Posted on 14 February 2011
By Mark Miller
Fast-rising retiree health benefit costs are prompting more states and municipalities to seek cuts in health benefits for their retired employees, according to The New York Times.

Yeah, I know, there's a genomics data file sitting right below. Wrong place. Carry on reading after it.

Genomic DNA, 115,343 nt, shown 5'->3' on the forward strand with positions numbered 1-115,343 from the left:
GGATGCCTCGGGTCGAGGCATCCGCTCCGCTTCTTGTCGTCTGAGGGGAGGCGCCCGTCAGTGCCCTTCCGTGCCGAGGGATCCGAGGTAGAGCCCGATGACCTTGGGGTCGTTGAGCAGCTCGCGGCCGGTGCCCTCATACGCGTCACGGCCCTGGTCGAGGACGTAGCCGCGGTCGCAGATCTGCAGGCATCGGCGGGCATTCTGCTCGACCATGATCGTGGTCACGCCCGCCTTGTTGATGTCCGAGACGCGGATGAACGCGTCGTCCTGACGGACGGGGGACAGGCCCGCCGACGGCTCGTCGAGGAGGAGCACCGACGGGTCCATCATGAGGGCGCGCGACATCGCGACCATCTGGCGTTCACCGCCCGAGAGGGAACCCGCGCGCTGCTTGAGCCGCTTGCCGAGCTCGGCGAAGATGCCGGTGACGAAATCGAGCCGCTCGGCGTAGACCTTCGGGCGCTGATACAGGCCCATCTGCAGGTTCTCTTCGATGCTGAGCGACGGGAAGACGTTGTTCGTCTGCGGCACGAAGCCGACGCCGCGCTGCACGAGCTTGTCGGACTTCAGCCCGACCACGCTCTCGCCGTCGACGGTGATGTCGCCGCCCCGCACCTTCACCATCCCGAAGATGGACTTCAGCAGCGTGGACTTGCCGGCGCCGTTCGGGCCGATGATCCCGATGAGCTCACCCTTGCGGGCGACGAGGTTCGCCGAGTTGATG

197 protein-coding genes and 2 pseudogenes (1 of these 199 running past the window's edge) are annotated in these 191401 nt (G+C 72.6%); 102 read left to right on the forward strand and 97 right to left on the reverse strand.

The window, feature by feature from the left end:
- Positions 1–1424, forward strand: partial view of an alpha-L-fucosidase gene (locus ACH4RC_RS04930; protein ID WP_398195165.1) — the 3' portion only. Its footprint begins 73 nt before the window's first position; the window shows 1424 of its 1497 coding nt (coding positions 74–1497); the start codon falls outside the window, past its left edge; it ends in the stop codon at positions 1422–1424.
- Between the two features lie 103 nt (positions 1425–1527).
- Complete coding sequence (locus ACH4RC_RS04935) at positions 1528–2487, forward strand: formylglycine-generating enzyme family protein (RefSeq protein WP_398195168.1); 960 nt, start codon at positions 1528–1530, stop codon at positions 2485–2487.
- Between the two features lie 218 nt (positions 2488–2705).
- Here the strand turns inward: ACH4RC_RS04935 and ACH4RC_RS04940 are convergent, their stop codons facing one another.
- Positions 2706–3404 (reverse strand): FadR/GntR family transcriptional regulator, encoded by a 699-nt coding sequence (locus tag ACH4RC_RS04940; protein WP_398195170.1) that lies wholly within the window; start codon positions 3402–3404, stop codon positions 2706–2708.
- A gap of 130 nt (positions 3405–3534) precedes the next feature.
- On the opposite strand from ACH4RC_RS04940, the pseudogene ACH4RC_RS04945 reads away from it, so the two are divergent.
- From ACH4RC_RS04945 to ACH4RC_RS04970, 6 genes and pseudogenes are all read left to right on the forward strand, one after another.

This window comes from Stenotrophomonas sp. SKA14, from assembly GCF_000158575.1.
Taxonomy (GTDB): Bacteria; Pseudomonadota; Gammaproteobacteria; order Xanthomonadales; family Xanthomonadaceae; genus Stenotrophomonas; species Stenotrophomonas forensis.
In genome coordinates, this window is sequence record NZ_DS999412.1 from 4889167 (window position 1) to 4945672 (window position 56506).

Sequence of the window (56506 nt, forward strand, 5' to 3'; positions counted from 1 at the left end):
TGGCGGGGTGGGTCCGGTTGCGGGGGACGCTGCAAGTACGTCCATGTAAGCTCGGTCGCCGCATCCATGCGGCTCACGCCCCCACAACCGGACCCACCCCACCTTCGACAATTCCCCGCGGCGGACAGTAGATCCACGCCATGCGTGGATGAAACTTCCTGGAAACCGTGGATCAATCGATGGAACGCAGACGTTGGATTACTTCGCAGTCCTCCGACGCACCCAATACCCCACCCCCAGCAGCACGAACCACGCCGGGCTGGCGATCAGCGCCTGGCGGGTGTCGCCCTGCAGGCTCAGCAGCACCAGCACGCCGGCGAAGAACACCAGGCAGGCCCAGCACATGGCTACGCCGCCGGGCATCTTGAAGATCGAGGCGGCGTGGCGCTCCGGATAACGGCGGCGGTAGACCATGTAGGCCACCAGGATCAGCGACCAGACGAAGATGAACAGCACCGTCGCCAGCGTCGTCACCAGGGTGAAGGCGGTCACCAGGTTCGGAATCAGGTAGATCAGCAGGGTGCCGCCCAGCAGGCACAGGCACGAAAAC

The Times’ Steven Greenhouse notes that public sector employers have much more flexibility in adjusting health benefits than they do pension plans, which usually are governed by state law and union contracts. Many plans for public sector retirees are richer than comparable private sector plans; the story cites Bureau of Labor Statistics numbers indicating that “state and local employees pay 11 percent of the cost of individual medical plans on average, compared with 20 percent for private-sector employees, and state and local employees pay 27 percent of the cost of family plans, compared with 30 percent for private-sector employees.”